We just spoke at the Alaska Bar Association — Bankruptcy Section on the issue of the Alaska usury statute. We had less than two hour notice to prepare for the presentation. The materials are available at the Bar Office.
The attendees seemed surprised to learn that the Cox v. Cooper decision actually doesn’t have very wide sweeping effect. There are seven state statutes that exempt whole classes of creditors and transactions from the decision. Two Federal acts also limit the decisions scope: The Banking Act of 1864 and the Depository Institutions and Deregulation and Monetary Control Act of 1980. These two acts exempt all federal banks and state banks that compete against federal banks from state regulation. Add to that the Marquette National Bank v. First of Omaha Service Corp. and Smiley v. Citibank decisions and all interest and fees for banks are exempt from state regulation.
The Cox v. Cooper decision only concerns local Alaska credit between private parties. The sky is not falling. Even though the creditors bar insists that it is. I wonder how much money the local and national banks will pay in fees for amicus briefs on a local issue with no bearing on their operations? Indeed, regulating hard money lenders could actually send more business to the banks.
Thank you for the invite, Michelle Boutin, Chair of the Alaska Bar Association — Bankruptcy Law Section.
A superior court abuses its discretion by making a decision that is arbitrary, capricious, manifestly unreasonable, or . . . stem[s] from an improper motive. The court uses the clearly erroneous standard when reviewing factual findings, including findings regarding a party’s income, imputation of income, and voluntary underemployment. Factual findings are clearly erroneous when, after reviewing the record as a whole, the court is left with a definite and firm conviction that a mistake has been made. The court reviews a superior court’s interpretation of the civil rulesand the Alaska Constitutionde novo.
Based upon this standard the Supreme court reversed a superior court ruling ordering the state to certify a ballot initiative on Set netting.
The Alaska Supreme Court overruled a Superior Court’s resolution of Cross Motions for Summary Judgment. Stavenjord v. Schmidt. The case started back in 2001. The matter had been fully briefed by both parties, first on the motion for preliminary injunction and then again in cross motions for summary judgment. The Superior Court denied Stavenjord’s motion and granted the State’s motion. On appeal the Supreme court overturned the matter and sent it back to the trial court for further development.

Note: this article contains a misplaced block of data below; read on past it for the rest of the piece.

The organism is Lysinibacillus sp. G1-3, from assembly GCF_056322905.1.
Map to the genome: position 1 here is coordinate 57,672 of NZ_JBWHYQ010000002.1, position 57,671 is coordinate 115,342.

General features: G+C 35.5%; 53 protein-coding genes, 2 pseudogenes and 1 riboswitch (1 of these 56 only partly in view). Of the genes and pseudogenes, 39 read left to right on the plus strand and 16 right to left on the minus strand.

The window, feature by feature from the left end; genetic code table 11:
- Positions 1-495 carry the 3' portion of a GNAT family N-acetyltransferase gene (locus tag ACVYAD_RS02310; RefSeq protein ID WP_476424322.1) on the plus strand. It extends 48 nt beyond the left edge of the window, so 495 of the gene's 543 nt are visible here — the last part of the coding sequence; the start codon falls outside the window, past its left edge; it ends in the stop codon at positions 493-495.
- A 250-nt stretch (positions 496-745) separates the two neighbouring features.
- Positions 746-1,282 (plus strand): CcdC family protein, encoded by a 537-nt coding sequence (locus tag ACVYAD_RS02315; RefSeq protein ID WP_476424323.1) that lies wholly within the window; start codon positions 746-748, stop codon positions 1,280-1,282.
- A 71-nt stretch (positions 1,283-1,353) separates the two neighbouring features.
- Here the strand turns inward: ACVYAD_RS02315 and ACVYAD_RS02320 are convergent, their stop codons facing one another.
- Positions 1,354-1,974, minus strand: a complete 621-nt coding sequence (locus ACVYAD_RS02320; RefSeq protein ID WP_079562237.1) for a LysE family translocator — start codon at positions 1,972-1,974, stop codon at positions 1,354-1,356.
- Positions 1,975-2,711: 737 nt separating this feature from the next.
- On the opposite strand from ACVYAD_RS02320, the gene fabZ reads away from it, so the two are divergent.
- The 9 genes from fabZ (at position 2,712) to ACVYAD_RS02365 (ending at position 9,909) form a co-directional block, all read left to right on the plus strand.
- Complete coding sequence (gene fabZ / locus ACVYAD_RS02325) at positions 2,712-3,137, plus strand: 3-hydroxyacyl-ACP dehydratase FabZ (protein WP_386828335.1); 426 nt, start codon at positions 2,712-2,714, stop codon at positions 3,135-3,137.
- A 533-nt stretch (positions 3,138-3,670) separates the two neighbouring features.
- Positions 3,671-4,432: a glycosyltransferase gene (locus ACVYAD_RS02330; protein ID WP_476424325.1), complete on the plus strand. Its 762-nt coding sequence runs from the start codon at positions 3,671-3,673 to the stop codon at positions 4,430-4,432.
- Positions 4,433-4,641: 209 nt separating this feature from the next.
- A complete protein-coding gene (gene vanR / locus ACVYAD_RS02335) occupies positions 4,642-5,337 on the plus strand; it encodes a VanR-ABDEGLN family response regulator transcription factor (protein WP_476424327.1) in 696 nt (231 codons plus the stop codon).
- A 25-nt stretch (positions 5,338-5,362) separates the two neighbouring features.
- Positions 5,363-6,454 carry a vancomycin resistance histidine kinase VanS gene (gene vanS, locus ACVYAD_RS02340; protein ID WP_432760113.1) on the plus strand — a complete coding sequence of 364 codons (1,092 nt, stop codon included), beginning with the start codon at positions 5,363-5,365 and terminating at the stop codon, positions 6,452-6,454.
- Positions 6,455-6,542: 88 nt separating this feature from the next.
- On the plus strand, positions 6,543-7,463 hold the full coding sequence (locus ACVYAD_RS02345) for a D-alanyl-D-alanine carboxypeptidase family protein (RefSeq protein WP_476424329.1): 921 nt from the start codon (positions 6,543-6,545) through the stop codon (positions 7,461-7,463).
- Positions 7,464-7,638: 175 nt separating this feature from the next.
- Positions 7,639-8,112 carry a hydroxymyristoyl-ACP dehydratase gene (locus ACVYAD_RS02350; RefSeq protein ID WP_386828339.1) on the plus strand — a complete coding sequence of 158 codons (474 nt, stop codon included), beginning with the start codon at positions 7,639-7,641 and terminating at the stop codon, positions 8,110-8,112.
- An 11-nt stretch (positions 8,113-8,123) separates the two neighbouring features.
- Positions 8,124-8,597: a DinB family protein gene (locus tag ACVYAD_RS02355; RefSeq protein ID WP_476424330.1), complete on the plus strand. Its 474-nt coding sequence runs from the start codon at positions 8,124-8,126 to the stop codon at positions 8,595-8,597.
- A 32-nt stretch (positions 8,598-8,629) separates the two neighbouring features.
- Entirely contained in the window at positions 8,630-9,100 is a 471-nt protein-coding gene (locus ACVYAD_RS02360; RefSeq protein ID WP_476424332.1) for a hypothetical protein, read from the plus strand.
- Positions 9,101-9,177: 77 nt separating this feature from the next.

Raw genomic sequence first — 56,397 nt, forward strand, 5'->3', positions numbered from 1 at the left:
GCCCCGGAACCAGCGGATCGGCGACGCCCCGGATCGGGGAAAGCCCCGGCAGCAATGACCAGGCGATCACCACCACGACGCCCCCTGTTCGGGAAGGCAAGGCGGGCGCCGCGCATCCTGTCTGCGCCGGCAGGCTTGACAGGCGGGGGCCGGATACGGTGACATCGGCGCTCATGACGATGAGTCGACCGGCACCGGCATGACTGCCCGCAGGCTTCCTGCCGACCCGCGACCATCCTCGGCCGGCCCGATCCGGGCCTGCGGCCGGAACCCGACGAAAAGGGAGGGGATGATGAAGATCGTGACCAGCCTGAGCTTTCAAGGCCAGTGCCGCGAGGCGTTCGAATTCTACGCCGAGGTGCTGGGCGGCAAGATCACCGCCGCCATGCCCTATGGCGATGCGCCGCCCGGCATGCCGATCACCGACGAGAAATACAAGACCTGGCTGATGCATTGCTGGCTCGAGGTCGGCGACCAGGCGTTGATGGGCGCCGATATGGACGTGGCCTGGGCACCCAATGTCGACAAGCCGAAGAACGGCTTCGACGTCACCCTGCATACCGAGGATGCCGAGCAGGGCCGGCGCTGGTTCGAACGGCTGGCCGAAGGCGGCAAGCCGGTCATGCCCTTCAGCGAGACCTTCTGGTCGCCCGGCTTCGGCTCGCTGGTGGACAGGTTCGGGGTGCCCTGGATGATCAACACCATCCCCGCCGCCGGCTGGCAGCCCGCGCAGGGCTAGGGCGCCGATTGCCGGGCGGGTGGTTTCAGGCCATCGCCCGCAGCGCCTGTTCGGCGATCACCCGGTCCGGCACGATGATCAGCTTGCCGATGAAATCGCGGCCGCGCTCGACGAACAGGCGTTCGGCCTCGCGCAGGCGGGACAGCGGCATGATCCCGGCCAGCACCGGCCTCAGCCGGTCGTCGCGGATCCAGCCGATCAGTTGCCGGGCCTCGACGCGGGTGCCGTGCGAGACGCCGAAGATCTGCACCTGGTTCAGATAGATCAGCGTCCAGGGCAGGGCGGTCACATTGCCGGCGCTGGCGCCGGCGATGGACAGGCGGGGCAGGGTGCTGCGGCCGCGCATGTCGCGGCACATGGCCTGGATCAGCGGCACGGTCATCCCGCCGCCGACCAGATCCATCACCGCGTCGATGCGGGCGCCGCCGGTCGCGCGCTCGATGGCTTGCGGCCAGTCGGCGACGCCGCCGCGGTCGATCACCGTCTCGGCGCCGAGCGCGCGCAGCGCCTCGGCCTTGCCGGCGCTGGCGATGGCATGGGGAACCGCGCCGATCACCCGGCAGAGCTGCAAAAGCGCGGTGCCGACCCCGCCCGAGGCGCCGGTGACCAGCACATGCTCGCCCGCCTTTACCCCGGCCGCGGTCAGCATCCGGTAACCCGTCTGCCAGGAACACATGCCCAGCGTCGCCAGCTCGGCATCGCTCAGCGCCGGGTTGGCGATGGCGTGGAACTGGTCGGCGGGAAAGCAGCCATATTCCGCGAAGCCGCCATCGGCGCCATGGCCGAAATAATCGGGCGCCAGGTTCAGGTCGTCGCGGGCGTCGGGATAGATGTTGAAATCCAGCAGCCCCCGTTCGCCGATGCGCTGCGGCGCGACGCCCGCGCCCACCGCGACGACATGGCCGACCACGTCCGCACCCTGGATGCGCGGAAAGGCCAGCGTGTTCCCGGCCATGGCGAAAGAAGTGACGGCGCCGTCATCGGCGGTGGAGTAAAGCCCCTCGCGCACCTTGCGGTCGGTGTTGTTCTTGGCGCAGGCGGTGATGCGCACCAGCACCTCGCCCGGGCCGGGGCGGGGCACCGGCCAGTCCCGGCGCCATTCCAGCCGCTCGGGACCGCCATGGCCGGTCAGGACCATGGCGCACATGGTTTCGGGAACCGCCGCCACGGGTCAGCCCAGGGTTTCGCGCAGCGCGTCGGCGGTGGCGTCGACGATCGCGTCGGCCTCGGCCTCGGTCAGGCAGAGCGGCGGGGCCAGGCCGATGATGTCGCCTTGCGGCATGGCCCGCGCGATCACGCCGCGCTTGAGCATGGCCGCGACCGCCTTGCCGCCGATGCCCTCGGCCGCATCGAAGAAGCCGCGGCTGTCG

Summary judgment motions are granted or denied based upon viewing the facts in the light most favorable to the nonmoving party. Accordingly, in cross motions for summary judgment the court doesn’t evaluate the merits of the evidence offered by the parties and make a ruling. Instead the court must look at each motion in a vacuum and view the facts against the movant. A typical result will be both sides simply lose their motions and the matter proceeds to trial on the factual issues. Where, as here, the court grants someone judgment, the appellate court reviews the opinion without deference to the trial court’s decision.
While Denlow discusses federal court procedures they are as applicable to Alaska courts. Alaska Rules 52 and 58 allow the court to resolve a matter based on the record prepared. Such a procedure in this case could have saved years of legal procedure in this case. The cost to the parties and the community for all of the legal time spent considering these issues has been and will continue to be considerable.
Stavenjord is serving time for a double homicide and was previously a bank robber. He’s litigating with the state over his desire for religious privilege in prison. The courts have interpreted a prisoner’s religious beliefs to only require the prisoner’s sincere yet personal belief. They have not required the belief to have been adopted by any formal or recognized religious group. When you expand the personal religious privilege to include food selection, public costs can escalate quickly. The cost for special meals in at least one example was four times more expensive. The prison population’s response to a prisoner’s win was mass adoption of the new religious diet. There is nothing to stop a prison from experiencing a mass adoption of individualized religious diet requirements.
Strategic use of court procedure can reduce the cost and time to resolution.